Chrissy Keuper

All Things Considered Host/Reporter

Chrissy is WUOT's local All Things Considered host. Her first job with the station was as a weekend student announcer while earning her bachelor's in Anthropology from the University of Tennessee. From 2004 to 2015, she served as the station's local host for Morning Edition. In that role, Chrissy won multiple awards for her reporting and interviewing, as well as hosting WUOT's monthly public affairs series Dialogue.

Chrissy took a break in the autumn of 2015 and wrote for Cityview magazine, writing about East Tennessee military veterans. But, she says, her heart never left WUOT. She returned in July 2019.

Keuper is a native of Johnson City, Tennessee. In her free time, she serves on the boards of the Marble City Opera and Discover Life in America, leads book discussions for Knox County Public Library's "All Over the Page" series, and enjoys the many offerings of a growing Knoxville, specifically the city's art galleries, restaurants and greenways.

Department of Religious Studies / University of Tennessee - Knoxville

On December's Dialogue, WUOT's Chrissy Keuper took a look at the 'Ayn Gharandal archaeological field school in Jordan. Our guests were Erin Darby of the University of Tennessee’s Department of Religious Studies, Robert Darby of the UT School of Art, and students Ashley Cornell and Symantha Gregorash. They spoke about the project and what it’s like running a field school in the desert:

WUOT's November 19, 2019 edition of NPR's All Things Considered was broadcast live from Park Headquarters at the Great Smoky Mountains National Park. During the show, WUOT's Chrissy Keuper spoke with Chief Ranger Lisa Hendy, Superintendent Cassius Cash and Resource and Education Chief Susan Sachs, and Science and Research Coordinator Paul Super.

Year after year, Tennessee is high on the list of states struggling with obesity and researchers at the University of Tennessee want to change that.


Science has always been Paula Apsell’s passion. And as the former Executive Producer of the science show Nova, she learned that telling the stories of scientists and their work changes the way that people think about the world.

Blount Mansion

The late summer and early autumn have traditionally been times of sickness and pestilence, even now. Local historian and author Laura Still specializes in Knoxville ghost stories and she calls this part of the year “The Days of Dread”. Still will lecture at Blount Mansion for a program called, “Days of Dread: Knoxville’s Historic Epidemics” and WUOT’s Chrissy Keuper spoke with her about how these epidemics affected Knoxville.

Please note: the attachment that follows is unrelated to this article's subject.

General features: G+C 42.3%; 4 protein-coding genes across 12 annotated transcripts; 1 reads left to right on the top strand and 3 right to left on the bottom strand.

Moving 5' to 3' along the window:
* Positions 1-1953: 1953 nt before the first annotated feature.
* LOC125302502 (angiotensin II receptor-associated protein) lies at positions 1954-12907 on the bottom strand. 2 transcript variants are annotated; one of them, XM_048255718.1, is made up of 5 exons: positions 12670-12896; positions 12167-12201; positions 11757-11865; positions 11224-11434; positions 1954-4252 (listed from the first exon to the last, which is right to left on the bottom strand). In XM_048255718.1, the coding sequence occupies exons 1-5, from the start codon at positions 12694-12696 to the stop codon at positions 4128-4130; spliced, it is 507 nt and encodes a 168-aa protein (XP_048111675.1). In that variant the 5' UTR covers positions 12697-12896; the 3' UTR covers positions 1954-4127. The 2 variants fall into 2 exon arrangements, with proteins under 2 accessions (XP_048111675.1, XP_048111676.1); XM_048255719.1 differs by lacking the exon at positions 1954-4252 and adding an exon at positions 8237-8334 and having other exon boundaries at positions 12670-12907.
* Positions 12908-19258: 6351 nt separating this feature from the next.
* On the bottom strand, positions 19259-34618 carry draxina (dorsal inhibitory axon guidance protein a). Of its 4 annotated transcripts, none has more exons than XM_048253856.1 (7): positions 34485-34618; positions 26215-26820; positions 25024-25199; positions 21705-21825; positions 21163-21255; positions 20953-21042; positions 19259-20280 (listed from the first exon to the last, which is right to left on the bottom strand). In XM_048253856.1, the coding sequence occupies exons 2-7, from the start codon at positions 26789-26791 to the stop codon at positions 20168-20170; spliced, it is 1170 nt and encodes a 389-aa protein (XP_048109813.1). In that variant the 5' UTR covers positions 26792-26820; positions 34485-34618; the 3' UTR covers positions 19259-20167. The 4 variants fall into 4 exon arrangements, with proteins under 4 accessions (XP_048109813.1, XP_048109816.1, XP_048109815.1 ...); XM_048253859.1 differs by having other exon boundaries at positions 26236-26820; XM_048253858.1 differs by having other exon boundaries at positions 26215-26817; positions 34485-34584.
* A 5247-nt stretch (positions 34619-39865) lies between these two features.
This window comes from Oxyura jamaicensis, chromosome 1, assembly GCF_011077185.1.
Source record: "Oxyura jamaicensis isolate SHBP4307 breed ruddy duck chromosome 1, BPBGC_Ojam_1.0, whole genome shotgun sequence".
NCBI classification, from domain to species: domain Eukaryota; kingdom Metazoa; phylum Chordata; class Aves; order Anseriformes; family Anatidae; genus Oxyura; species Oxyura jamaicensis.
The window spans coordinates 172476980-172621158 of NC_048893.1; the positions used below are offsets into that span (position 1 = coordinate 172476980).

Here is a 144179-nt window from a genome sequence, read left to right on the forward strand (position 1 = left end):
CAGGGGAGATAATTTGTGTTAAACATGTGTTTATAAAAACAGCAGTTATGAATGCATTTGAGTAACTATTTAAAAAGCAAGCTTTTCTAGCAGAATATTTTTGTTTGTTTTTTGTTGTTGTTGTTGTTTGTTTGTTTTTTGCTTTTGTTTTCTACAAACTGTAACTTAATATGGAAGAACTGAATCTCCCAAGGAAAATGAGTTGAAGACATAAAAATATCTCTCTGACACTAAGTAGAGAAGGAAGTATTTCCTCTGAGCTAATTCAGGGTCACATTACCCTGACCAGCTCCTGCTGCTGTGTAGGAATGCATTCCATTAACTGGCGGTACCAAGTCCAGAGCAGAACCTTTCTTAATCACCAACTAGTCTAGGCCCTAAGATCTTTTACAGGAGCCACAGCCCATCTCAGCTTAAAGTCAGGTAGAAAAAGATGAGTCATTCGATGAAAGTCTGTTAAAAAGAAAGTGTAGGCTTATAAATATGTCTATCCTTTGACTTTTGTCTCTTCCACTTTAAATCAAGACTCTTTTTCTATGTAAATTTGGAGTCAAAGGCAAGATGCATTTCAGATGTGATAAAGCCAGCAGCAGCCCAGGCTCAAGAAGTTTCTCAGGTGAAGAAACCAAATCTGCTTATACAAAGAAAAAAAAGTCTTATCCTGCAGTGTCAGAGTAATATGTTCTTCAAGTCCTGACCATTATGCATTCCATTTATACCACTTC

The Siddiqi Lecture in Islamic Studies was launched in 2014 to bring top scholars in the field of Islamic Studies to the University of Tennessee and to develop greater understanding of Islam in East Tennessee.

Knox County’s first and, as yet, only elected public defender will be stepping down at the end of this month to return to private practice. Mark Stephens was elected in 1990 as District Public Defender for the 6th Judicial District and almost thirty years later, he has helped to transform indigent defense in Knox County and Tennessee.

Clarence Brown Theatre

The Clarence Brown Theatre is celebrating the world premiere of an original play commissioned by the CBT, called People Where They Are.

University of Tennessee

The City of Knoxville’s Community Development office is putting together its five-year development plan for the city and the Knoxville-Knox County Homeless Coalition is trying to determine how housing opportunities for the homeless will fit into that plan.

In the summer of 1919, what was already a tense and complex time in American history exploded into racial conflict nationwide and remains known as the Red Summer. The First World War had just ended, soldiers were returning home to an uncertain economy, and suspicion of “the other” and fear of the unknown ran rampant. The story of Knoxville’s own Red Summer is on stage at the Bijou Theatre in the Carpetbag Theatre’s production of the same name.